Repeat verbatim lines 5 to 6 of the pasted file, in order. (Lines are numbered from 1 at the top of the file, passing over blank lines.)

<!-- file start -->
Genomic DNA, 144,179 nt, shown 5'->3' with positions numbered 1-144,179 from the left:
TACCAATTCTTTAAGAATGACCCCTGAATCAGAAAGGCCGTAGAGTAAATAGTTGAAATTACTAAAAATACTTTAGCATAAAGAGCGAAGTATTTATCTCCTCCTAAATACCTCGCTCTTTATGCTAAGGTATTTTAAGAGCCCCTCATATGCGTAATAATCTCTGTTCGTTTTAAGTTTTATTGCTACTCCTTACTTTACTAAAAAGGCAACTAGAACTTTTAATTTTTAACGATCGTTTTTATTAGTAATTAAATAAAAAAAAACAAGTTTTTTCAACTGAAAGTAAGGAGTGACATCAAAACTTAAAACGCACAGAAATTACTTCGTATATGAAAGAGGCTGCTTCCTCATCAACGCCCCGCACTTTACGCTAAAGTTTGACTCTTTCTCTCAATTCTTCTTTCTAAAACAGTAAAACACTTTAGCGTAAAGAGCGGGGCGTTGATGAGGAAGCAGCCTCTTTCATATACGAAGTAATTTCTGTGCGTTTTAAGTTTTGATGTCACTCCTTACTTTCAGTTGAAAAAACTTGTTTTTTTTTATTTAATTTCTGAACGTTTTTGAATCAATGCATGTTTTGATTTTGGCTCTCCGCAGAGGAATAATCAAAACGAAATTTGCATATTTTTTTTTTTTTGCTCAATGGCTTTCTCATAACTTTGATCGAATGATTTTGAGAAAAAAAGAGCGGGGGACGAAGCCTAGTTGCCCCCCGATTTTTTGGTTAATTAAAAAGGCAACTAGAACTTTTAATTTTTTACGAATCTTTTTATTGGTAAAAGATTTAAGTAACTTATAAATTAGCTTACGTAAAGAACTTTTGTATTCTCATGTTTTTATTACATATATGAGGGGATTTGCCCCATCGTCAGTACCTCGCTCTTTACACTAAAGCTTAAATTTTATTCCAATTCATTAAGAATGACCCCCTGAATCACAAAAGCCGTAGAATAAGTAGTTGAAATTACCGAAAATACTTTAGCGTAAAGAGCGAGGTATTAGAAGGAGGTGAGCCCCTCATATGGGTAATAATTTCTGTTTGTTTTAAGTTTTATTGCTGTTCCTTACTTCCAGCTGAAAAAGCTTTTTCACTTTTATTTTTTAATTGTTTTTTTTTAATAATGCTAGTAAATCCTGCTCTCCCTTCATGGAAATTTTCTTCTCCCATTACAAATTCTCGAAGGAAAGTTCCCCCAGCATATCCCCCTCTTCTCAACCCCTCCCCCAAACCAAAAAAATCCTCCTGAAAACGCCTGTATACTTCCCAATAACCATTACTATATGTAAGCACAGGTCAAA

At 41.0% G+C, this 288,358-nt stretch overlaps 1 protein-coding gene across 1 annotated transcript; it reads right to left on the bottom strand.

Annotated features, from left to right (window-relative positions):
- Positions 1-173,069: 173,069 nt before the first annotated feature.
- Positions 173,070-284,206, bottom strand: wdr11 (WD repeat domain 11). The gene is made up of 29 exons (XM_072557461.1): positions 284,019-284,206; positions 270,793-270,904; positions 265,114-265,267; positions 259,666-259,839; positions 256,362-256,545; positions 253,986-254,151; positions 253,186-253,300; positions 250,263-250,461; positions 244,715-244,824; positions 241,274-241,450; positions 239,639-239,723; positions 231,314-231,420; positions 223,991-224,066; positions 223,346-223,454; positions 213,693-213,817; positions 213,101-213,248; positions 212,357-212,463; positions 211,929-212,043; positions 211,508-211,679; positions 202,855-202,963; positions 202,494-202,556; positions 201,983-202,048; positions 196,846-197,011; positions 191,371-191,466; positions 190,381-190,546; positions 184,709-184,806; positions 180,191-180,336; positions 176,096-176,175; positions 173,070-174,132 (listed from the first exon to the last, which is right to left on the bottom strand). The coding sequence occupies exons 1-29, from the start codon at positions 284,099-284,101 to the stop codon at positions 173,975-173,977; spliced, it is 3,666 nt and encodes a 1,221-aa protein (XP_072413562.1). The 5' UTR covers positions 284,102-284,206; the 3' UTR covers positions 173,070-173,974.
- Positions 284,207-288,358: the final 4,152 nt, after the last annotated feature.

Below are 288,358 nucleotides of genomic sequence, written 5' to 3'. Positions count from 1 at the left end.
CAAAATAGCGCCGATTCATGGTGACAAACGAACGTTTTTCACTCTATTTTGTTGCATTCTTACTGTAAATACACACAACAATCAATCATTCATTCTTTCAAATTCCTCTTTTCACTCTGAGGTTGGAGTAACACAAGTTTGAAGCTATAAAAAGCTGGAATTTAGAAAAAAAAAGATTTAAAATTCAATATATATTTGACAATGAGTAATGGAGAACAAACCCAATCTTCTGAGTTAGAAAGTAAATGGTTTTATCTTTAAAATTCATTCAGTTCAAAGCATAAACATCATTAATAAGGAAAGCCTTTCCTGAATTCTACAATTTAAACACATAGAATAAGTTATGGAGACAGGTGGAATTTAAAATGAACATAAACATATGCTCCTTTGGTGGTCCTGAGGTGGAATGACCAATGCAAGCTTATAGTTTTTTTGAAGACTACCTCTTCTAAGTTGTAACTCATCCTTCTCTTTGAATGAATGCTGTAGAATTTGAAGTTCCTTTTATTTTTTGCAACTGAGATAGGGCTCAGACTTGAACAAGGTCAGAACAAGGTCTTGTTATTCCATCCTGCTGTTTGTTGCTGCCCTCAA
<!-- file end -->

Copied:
- Positions 1-173,069: 173,069 nt before the first annotated feature.
- Positions 173,070-284,206, bottom strand: wdr11 (WD repeat domain 11). The gene is made up of 29 exons (XM_072557461.1): positions 284,019-284,206; positions 270,793-270,904; positions 265,114-265,267; positions 259,666-259,839; positions 256,362-256,545; positions 253,986-254,151; positions 253,186-253,300; positions 250,263-250,461; positions 244,715-244,824; positions 241,274-241,450; positions 239,639-239,723; positions 231,314-231,420; positions 223,991-224,066; positions 223,346-223,454; positions 213,693-213,817; positions 213,101-213,248; positions 212,357-212,463; positions 211,929-212,043; positions 211,508-211,679; positions 202,855-202,963; positions 202,494-202,556; positions 201,983-202,048; positions 196,846-197,011; positions 191,371-191,466; positions 190,381-190,546; positions 184,709-184,806; positions 180,191-180,336; positions 176,096-176,175; positions 173,070-174,132 (listed from the first exon to the last, which is right to left on the bottom strand). The coding sequence occupies exons 1-29, from the start codon at positions 284,099-284,101 to the stop codon at positions 173,975-173,977; spliced, it is 3,666 nt and encodes a 1,221-aa protein (XP_072413562.1). The 5' UTR covers positions 284,102-284,206; the 3' UTR covers positions 173,070-173,974.